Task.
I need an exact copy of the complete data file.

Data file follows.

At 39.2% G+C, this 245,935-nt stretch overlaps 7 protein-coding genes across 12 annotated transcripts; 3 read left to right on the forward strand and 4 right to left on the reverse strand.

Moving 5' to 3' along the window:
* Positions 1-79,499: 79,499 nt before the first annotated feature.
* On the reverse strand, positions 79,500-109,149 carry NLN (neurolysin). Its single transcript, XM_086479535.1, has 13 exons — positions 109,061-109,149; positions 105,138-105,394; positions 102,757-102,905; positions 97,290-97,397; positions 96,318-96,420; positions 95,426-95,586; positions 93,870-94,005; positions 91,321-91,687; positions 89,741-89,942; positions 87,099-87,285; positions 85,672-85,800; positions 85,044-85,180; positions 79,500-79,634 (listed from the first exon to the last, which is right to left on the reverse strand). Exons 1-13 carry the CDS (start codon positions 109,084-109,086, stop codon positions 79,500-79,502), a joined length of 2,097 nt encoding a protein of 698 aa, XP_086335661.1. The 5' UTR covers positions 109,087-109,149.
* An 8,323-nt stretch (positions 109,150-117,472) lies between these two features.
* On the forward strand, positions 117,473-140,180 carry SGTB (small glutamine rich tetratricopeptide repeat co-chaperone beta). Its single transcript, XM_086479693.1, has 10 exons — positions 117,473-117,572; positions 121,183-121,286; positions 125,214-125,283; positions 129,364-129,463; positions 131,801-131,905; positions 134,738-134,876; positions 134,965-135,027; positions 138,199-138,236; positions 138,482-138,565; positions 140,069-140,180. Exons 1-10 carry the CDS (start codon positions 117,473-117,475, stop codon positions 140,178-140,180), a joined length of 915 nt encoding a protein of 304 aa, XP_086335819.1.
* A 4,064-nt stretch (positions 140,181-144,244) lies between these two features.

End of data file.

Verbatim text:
At 39.2% G+C, this 245,935-nt stretch overlaps 7 protein-coding genes across 12 annotated transcripts; 3 read left to right on the forward strand and 4 right to left on the reverse strand.

Moving 5' to 3' along the window:
* Positions 1-79,499: 79,499 nt before the first annotated feature.
* On the reverse strand, positions 79,500-109,149 carry NLN (neurolysin). Its single transcript, XM_086479535.1, has 13 exons — positions 109,061-109,149; positions 105,138-105,394; positions 102,757-102,905; positions 97,290-97,397; positions 96,318-96,420; positions 95,426-95,586; positions 93,870-94,005; positions 91,321-91,687; positions 89,741-89,942; positions 87,099-87,285; positions 85,672-85,800; positions 85,044-85,180; positions 79,500-79,634 (listed from the first exon to the last, which is right to left on the reverse strand). Exons 1-13 carry the CDS (start codon positions 109,084-109,086, stop codon positions 79,500-79,502), a joined length of 2,097 nt encoding a protein of 698 aa, XP_086335661.1. The 5' UTR covers positions 109,087-109,149.
* An 8,323-nt stretch (positions 109,150-117,472) lies between these two features.
* On the forward strand, positions 117,473-140,180 carry SGTB (small glutamine rich tetratricopeptide repeat co-chaperone beta). Its single transcript, XM_086479693.1, has 10 exons — positions 117,473-117,572; positions 121,183-121,286; positions 125,214-125,283; positions 129,364-129,463; positions 131,801-131,905; positions 134,738-134,876; positions 134,965-135,027; positions 138,199-138,236; positions 138,482-138,565; positions 140,069-140,180. Exons 1-10 carry the CDS (start codon positions 117,473-117,475, stop codon positions 140,178-140,180), a joined length of 915 nt encoding a protein of 304 aa, XP_086335819.1.
* A 4,064-nt stretch (positions 140,181-144,244) lies between these two features.